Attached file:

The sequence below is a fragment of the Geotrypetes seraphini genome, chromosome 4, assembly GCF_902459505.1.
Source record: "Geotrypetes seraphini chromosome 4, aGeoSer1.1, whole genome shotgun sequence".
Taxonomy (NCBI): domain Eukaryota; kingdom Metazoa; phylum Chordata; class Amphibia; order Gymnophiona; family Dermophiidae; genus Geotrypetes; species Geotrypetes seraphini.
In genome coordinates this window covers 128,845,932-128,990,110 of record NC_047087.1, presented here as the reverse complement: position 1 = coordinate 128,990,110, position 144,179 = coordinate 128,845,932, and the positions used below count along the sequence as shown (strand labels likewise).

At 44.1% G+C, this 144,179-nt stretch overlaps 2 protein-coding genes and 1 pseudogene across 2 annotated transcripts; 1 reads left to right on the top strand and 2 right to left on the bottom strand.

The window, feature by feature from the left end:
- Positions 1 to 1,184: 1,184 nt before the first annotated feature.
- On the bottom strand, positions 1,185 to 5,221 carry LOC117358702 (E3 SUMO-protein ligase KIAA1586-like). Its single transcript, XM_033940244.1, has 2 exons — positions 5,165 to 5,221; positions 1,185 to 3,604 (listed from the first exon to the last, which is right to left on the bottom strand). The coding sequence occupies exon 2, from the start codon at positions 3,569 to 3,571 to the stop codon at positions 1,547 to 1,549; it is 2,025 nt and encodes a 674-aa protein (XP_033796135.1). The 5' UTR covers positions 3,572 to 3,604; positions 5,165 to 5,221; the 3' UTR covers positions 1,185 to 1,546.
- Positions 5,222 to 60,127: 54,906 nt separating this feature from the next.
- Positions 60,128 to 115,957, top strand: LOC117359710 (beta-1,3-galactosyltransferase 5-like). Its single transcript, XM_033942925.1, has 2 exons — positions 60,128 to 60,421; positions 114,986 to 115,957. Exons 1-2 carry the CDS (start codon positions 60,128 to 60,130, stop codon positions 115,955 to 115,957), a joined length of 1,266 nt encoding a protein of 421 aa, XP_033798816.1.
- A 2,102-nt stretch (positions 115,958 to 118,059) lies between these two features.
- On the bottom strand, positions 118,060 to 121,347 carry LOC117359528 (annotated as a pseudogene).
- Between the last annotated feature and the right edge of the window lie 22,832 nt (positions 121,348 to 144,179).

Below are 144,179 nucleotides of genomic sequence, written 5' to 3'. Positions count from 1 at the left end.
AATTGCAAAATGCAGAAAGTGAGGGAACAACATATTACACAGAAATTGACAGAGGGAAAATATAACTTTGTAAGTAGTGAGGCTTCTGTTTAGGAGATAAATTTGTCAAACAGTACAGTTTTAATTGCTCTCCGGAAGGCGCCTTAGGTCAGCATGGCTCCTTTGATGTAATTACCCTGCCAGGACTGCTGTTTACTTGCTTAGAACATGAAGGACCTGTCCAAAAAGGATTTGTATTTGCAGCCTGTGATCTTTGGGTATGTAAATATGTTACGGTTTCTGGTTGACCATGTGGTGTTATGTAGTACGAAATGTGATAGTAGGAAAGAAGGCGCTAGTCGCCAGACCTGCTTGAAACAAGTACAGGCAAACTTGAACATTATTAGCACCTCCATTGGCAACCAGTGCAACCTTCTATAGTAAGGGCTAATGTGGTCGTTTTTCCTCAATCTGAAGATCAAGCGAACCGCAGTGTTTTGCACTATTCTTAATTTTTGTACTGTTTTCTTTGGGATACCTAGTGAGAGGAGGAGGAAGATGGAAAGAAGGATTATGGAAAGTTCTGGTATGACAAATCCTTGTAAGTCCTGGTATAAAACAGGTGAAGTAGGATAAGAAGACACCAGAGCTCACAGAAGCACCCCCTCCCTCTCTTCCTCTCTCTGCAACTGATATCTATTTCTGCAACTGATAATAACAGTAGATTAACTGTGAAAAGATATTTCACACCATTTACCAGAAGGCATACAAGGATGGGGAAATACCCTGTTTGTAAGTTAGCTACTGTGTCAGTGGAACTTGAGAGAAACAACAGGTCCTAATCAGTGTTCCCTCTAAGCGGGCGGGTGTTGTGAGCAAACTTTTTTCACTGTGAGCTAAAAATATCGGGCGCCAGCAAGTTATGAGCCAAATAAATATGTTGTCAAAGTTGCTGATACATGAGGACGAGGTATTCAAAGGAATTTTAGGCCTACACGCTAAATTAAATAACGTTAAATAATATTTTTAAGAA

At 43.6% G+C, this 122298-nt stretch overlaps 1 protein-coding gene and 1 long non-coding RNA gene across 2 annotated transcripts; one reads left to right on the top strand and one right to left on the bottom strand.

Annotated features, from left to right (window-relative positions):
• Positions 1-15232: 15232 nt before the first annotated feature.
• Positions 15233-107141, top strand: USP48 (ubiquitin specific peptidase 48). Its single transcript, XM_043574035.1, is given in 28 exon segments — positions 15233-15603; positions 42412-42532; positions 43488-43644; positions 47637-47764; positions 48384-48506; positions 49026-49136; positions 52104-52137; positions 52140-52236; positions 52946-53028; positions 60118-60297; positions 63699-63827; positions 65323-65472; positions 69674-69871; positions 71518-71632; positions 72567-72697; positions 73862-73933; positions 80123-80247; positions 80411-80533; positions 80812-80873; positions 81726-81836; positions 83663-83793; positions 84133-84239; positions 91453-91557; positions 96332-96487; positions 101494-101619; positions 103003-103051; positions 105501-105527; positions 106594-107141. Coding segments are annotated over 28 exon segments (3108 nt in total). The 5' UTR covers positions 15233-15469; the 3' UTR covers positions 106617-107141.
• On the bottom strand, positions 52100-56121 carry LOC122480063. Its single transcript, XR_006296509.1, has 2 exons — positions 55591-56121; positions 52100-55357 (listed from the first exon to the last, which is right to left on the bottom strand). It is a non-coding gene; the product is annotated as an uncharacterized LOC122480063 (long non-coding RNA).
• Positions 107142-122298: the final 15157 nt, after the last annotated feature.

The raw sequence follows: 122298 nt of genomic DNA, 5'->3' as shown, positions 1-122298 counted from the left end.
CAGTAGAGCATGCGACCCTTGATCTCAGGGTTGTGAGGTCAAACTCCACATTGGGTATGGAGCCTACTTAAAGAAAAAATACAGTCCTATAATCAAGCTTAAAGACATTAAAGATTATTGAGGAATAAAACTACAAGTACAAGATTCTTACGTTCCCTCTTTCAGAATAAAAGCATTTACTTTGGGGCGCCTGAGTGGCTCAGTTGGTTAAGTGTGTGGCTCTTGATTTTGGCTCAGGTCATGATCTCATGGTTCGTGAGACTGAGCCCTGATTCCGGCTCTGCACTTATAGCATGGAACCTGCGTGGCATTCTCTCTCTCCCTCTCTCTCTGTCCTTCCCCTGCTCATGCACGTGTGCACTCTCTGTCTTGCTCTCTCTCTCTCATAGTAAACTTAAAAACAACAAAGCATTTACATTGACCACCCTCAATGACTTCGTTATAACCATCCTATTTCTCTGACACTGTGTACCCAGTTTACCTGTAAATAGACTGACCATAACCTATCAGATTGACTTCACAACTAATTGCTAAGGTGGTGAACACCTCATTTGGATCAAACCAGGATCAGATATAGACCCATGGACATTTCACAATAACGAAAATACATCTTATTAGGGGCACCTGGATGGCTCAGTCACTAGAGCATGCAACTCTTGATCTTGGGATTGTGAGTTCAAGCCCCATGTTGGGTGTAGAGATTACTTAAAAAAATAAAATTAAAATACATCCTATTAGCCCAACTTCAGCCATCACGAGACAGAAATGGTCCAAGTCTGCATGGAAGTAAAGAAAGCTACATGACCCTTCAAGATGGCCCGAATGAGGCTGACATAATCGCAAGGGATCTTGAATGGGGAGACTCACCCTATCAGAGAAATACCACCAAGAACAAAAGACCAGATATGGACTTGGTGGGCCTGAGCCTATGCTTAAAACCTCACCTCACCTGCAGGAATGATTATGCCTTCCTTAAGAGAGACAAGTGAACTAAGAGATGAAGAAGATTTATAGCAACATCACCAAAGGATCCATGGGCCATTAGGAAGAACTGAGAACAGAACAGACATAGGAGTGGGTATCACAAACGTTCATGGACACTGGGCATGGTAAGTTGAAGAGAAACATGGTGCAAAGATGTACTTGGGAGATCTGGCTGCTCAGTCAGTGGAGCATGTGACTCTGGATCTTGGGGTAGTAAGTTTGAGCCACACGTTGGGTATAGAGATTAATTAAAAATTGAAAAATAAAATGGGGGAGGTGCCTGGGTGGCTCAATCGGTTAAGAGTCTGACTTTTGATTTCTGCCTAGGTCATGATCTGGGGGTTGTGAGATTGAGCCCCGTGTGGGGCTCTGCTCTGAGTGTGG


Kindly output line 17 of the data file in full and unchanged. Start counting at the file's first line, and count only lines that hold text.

Annotated features, from left to right (window-relative positions):